In India, the school system is not homogenous but consists of nine different types of schools in a differentiated hierarchy which also reflects social inequality (Vasavi, 2020). The government classification categorises schools into three types: government, aided and private but it is a social reality that schools are of nine different types. These range from Ashramshalas in tribal regions, government schools including those run by municipalities and panchayats, central government special schools like Navodaya and Kendriya Vidyalayas, low-fee private schools that are mushrooming in rural and urban areas, private schools, religious schools, alternative schools often run by NGO’s and international schools.  Each social class in our multi-layered unequal society sends their children to one out of these types of schools, arranged in a graded hierarchy.  Against the background of class differentiated multi-layered hierarchies of access of schools in India where the lower hierarchies of schooling access have become a colony of the marginalised; Friere’s vision of education which is based on forms of learning that liberate and empower the marginalized is resonant. His influence has shaped Dalit pedagogies, feminist approaches and participatory teaching methods that legitimise the worldviews of disadvantaged sections of society, in India as in other parts of the global south.  These align with southern theories or southern epistemologies that are historical, contextually sensitive and extend to non-intellectual dimensions of human activity.  

Colonial and postcolonial literacy and education programmes, in our country, have drawn from global north epistemes. These may be the reason for the failure of the state in educating our citizenry decades after independence, something to which Freireian educational methods offer a panacea.  Apart from literacy programmes for adults, one of the celebrated applications of the Freirean method in India was the development of a visual approach to communication which was in turn used to effectively educate Indian communities. This was during an educational radio initiative in Bihar that wasn’t academic in the conventional sense but based on participatory photography with radio listeners. The listeners shared narratives accompanying photographs drawing upon their own life experiences during the course of this participatory communication related to the photographs. The organization of this participatory programme drew upon the Freirean concepts of dialogue, action and reflection upon the text, in this case, photographs. The listeners gained self-awareness as well as self-confidence in their own ideas that were previously ignored, rejected or simply not articulated in formal spaces like schools.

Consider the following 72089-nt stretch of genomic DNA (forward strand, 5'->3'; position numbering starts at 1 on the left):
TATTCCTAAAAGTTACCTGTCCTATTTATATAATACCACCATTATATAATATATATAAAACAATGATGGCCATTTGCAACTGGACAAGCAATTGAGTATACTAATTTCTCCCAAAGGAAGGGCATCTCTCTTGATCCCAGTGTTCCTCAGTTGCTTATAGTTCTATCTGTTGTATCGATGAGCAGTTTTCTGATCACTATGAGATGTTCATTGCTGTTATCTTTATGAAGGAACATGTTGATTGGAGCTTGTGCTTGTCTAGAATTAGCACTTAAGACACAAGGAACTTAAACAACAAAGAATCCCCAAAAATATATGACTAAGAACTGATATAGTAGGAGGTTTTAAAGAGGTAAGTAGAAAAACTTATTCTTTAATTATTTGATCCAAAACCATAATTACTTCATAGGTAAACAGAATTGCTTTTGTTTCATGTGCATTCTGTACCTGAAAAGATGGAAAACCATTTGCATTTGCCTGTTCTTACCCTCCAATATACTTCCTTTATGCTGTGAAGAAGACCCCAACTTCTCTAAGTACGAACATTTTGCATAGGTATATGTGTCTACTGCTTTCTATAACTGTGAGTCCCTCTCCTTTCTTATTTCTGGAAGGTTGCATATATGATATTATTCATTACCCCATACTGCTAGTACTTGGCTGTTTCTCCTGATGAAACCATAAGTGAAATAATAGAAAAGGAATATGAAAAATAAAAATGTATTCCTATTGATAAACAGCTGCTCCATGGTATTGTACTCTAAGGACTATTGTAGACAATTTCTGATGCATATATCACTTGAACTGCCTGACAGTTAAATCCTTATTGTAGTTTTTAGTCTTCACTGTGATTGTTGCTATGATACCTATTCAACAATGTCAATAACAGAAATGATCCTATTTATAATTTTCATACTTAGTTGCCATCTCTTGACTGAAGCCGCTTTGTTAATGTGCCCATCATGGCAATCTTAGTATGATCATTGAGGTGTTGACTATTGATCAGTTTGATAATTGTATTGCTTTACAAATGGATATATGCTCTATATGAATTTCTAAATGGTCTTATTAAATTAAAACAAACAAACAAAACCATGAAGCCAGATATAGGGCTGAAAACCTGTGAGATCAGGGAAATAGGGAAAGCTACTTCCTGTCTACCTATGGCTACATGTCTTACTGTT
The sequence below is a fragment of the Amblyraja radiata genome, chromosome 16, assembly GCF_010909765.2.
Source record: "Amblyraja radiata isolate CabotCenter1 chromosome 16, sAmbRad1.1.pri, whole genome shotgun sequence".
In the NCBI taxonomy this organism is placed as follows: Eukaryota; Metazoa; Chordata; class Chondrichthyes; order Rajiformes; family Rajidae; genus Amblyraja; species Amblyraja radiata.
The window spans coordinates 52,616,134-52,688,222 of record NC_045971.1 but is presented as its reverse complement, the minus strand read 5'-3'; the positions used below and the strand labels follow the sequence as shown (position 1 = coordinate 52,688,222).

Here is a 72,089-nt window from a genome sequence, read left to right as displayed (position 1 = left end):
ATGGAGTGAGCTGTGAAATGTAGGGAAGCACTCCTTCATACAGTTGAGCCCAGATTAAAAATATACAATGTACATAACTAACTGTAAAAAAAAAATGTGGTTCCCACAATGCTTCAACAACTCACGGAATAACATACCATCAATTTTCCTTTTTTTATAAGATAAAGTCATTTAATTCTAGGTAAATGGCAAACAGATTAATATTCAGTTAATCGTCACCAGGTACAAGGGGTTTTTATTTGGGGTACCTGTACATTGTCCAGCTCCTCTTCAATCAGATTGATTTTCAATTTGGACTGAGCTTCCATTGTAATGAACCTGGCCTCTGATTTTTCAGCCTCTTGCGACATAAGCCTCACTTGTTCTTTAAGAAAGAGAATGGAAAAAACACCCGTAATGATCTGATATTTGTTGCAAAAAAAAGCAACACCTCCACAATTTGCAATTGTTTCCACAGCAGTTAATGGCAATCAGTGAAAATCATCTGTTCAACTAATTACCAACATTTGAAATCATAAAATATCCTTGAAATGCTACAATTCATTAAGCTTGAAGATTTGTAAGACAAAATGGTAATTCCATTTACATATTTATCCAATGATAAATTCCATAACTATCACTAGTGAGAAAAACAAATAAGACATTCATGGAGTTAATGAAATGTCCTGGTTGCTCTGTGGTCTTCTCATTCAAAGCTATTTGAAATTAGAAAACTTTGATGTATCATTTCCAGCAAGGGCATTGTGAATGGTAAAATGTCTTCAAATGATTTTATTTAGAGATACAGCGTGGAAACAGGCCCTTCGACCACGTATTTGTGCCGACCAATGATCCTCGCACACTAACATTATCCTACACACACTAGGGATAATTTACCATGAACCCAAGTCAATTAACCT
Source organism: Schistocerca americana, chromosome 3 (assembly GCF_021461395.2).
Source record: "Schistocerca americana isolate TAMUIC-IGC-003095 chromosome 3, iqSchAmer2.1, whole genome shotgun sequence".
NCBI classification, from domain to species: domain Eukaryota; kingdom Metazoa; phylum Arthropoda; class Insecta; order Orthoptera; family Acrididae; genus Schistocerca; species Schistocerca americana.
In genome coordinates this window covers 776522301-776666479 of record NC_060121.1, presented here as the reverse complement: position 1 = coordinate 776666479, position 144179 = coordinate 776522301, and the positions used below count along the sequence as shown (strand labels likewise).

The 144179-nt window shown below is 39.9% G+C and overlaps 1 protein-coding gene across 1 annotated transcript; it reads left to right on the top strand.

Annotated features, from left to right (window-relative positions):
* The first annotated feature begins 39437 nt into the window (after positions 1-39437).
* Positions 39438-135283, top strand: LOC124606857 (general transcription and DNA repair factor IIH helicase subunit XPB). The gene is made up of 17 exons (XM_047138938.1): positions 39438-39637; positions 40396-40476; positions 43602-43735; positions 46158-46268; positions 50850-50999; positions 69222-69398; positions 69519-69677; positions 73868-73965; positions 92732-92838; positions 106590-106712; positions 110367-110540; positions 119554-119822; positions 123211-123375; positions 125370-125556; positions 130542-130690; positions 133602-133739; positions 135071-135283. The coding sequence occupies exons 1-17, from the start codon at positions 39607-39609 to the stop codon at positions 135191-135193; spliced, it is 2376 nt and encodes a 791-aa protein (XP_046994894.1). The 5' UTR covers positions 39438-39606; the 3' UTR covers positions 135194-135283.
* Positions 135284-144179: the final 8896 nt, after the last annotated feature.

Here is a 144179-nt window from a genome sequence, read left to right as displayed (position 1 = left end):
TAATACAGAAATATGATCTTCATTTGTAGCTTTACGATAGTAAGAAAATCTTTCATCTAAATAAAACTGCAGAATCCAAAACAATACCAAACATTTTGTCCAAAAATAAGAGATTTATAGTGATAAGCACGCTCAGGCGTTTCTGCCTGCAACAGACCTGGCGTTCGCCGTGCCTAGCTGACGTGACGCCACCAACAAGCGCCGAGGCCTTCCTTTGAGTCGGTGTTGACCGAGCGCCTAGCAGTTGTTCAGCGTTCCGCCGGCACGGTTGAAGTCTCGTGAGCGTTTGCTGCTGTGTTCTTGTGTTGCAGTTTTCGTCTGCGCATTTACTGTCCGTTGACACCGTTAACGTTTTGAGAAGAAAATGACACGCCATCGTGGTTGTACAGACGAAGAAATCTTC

The Indian programme was aligned with another global south episteme: the concept of entertainment education, which has evolved from communication theory as a tool for promoting social change. A popular approach is the Sabido methodology which draws from the work of South American writer-producer Miguel Sabido.  He was influenced by his contemporary psychologist Albert Bandura’s social cognitive theory which argued that people learn whatever they observe. In 1975, he produced the Mexican soap opera Ven Conmigo (Come with Me) aimed at the social benefit of promoting adult literacy as he entertained the audience. The protagonists were adults enrolled in a literacy class. When one of the show’s episodes mentioned was made of a centre that provided free literacy booklets, 25,000 people came to the centre to get their own copy of the booklet the next day. The outcome of the entertainment education approach was community mobilization and action (Singhal et al,  2007). It is a testimony to the universal appeal of Freirean tenets in the global south that this project in India was inspired by a literacy project in Lima, Peru in 1973.

In the project, Freire and his associates raised the question, ‘What is exploitation?’. They asked ordinary people to answer by way of photographs. People submitted pictures of landlords, grocers and policemen among others but a child submitted a picture of a nail on a wall.  This was bereft of meaning to the adults but evoked sense among many other children. During the dialogue, he learnt that the children were engaged in shoeshine work. Their customers did not live in the same community as them but in the city. Their boxes containing shoeshine materials were very heavy. The nails were the heaviest. To save themselves from lugging the weighty boxes, children hung the nails on a wall for the night before returning to work again. The Nail on the Wall photograph represented a form of exploitation in the name of work, and dialogue was critical pedagogy aimed at understanding and perhaps overcoming oppression.  

Indian classrooms